Victorian Circus, theatre
Charlie Keith, 1850-1900, sepia photograph
In the 1860s Charlie Keith toured France, Spain, Belgium, Germany and Italy and returned to England to tour with Franconi's Circus. Despite his popularity, he found that no circus was willing to employ him under his own terms and conditions. So, in May 1868, he opened his own circus, a portable wooden building which he called Grand Cirque Imperial at Exeter, featuring his own troupe of riders, jugglers and gymnasts. Although his circus was popular, his expenses were considerable and he lost a great deal of money. Tradesmen overcharged him for work they had done for him, thinking that a circus with such large audiences was bound to be wealthy.
Printed playbill for Charlie Keith's circus, Douglas, Isle of Man, 1880
Charlie Keith's playbill for his season in Douglas on the Isle of Man implies that the whole circus was performed by Keith himself since he is the only person named on the bill. This shows his canny business sense. As he did not keep the same company for the entire season, he produced a general playbill, saving himself reprinting costs. Keith spent his money instead on erecting the first permanent circus building on the Isle of Man, which was 'brilliantly illuminated' by gaslight. He advertised 'entertainment of a superior class', which included riders, gymnasts, acrobats, horses, dogs and monkeys as well as a band and Keith's own performances as one of the clowns. Keith also produced 'spectacles' including Cinderella and the Little Glass Slipper in which 100 local children aged four to ten took part.
Charlie Keith's Circus rules and regulations, late 19th century
These rules and regulations show that Charlie Keith's Circus was run with great discipline. Performers were fined half of one night's salary if they were not in their places ready to perform at their allotted time and the next performer on the programme had to be ready to go on in case of mishaps – the audience should not be kept waiting. Rule no.4 shows that there were strict fines for drunkenness during working hours. The sternest warning accompanies the rule on smoking (no. 6). Fire was always the greatest risk to the circus, because of the danger to the animals and the artistes, and also to the circus building itself. Keith's Circus had been razed to the ground by a fire, and he nearly went bankrupt. Anyone found smoking in the circus or in the dressing rooms of Keith's Circus was fined.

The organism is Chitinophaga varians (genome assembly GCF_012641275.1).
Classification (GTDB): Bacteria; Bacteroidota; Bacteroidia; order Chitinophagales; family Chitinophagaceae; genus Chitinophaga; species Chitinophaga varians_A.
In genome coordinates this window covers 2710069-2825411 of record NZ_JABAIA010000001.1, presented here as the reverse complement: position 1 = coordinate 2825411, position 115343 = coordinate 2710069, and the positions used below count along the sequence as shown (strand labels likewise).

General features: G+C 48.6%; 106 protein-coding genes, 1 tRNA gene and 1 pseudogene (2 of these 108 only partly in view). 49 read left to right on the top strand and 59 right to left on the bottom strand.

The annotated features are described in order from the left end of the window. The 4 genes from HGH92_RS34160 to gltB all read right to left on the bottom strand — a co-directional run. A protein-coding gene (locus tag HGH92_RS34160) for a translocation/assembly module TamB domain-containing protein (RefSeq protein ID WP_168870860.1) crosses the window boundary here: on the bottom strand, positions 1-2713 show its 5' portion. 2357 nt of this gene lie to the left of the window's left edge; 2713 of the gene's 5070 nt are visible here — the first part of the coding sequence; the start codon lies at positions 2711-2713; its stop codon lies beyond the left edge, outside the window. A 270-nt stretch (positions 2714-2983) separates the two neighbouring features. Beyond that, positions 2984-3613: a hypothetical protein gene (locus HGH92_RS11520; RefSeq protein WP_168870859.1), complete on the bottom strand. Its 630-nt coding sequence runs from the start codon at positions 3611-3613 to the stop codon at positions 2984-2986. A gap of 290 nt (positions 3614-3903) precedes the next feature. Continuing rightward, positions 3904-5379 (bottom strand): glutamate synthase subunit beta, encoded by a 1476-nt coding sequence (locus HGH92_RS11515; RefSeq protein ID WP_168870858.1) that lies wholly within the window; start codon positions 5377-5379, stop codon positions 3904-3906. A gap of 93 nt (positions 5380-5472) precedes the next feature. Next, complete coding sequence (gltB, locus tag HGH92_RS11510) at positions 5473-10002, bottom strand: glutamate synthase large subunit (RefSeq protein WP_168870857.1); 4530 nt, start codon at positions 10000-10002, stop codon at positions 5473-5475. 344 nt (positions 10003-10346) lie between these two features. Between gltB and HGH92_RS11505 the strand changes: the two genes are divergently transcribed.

Portable circus patent, 9 June 1882, black and red ink on embossed paper
Charlie Keith patented the idea of a 'new travelling building for a circus' in 1882. He disliked working in conventional touring tents which inevitably leaked and were uncomfortable for performers and audience, so instead had built substantial but temporary wooden structures wherever he went. Having established the patent in February, Keith began work on the design, and spent approximately £2,000 on the project, a huge amount for his day. By April he had opened for business in Huddersfield, in what The Manchester Guardian newspaper described as 'The Greatest Novelty of the Present Age'. The circus consisted of a ring of ten 'monster' carriages with cushioned seating, and a canvas covering above the ring and seating, held up by a central pole. The carriages were beautifully painted inside, with doors at either end so that one could walk around the whole ring without stepping outside. The circus was fitted with gas lighting and could hold an audience of about 1,500.
Charlie Keith's Travelling Circus, Midsummer Common, Cambridge, 1890, sepia photograph
Charlie Keith and his new business partner, Palmyra, erected this temporary circus building on Midsummer Common, Cambridge. The posters around the entrance advertise a 'ten week season' from Bank Holiday Monday, 4 August 1890, with tickets costing a shilling for the pit and two for a box.
Scholar's ticket, around 1894, mass-produced ticket printed in black on white paper
This ticket was probably issued in 1894 in Nelson or in 1895 in Blackburn, as these were the only two places when admission was fourpence. This 'Scholar's ticket' was one of Charlie Keith's attempts to offer lower admission prices to children. In later years children were offered half priced tickets to the Pit and Promenade at Keith's Circus. At the Day Performances on Thursdays and Saturdays, tickets to all parts of the circus were sold at half price to children. Wealthy patrons could buy a season ticket, which would admit them to all parts of the circus at every performance, while there was a range of prices for Boxes, Pit or Promenade. There were no seat numbers in the circus. Once you had bought a ticket for your chosen part of the circus you simply went in and found a seat.